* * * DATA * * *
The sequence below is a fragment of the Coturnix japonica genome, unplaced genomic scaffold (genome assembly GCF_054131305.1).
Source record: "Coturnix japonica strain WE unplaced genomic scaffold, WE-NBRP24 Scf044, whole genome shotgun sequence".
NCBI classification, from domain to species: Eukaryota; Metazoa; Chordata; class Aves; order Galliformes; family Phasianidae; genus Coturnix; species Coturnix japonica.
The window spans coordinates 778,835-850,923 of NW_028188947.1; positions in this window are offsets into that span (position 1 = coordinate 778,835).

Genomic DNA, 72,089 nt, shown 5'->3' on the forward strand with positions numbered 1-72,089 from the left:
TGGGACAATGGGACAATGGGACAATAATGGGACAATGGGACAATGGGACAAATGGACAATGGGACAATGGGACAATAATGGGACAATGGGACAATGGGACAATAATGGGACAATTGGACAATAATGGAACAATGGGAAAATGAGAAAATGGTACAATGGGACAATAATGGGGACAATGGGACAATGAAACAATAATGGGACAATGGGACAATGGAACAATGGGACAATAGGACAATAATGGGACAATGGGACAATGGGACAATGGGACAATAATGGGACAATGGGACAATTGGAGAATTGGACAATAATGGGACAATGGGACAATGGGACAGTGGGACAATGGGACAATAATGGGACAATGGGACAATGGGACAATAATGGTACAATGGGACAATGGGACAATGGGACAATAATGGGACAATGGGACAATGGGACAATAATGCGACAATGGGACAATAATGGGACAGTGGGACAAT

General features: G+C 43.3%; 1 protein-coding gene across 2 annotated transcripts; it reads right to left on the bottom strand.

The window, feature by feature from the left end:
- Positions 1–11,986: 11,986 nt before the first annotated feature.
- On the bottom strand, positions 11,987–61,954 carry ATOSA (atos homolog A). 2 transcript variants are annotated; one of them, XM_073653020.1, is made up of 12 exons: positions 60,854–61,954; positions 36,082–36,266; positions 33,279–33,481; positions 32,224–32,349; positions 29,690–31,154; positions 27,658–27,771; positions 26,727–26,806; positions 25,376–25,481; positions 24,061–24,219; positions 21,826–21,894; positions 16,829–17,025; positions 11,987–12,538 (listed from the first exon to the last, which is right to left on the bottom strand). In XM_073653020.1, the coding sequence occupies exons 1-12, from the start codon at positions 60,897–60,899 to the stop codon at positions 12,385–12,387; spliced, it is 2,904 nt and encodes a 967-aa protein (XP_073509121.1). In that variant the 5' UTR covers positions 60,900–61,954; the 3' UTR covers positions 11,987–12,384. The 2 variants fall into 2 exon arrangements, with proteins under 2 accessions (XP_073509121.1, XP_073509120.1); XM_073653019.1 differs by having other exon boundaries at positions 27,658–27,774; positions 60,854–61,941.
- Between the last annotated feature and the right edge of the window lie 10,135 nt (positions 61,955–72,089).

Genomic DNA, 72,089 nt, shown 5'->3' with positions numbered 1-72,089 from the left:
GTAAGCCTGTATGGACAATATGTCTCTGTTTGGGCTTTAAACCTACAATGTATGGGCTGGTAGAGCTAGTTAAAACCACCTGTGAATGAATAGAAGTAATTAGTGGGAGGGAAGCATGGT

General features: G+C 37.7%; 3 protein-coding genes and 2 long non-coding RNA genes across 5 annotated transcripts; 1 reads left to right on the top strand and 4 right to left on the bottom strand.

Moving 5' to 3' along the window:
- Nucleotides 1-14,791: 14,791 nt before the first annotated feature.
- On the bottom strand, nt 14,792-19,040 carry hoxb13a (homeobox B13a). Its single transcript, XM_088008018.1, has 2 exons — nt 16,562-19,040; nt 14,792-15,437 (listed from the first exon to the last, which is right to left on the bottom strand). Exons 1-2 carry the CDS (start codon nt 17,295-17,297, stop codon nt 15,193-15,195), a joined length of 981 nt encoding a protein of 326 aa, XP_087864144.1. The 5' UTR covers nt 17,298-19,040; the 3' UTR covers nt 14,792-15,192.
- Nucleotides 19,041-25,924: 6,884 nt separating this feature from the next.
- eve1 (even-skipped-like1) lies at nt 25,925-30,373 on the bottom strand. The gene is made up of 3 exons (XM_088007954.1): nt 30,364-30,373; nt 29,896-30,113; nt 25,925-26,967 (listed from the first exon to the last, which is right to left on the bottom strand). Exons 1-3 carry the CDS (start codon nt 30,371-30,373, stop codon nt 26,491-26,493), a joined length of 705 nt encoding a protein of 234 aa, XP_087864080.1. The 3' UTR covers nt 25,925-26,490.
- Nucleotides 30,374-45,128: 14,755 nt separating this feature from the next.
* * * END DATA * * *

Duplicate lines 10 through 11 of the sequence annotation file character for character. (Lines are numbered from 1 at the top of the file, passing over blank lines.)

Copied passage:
- On the bottom strand, positions 11,987–61,954 carry ATOSA (atos homolog A). 2 transcript variants are annotated; one of them, XM_073653020.1, is made up of 12 exons: positions 60,854–61,954; positions 36,082–36,266; positions 33,279–33,481; positions 32,224–32,349; positions 29,690–31,154; positions 27,658–27,771; positions 26,727–26,806; positions 25,376–25,481; positions 24,061–24,219; positions 21,826–21,894; positions 16,829–17,025; positions 11,987–12,538 (listed from the first exon to the last, which is right to left on the bottom strand). In XM_073653020.1, the coding sequence occupies exons 1-12, from the start codon at positions 60,897–60,899 to the stop codon at positions 12,385–12,387; spliced, it is 2,904 nt and encodes a 967-aa protein (XP_073509121.1). In that variant the 5' UTR covers positions 60,900–61,954; the 3' UTR covers positions 11,987–12,384. The 2 variants fall into 2 exon arrangements, with proteins under 2 accessions (XP_073509121.1, XP_073509120.1); XM_073653019.1 differs by having other exon boundaries at positions 27,658–27,774; positions 60,854–61,941.
- Between the last annotated feature and the right edge of the window lie 10,135 nt (positions 61,955–72,089).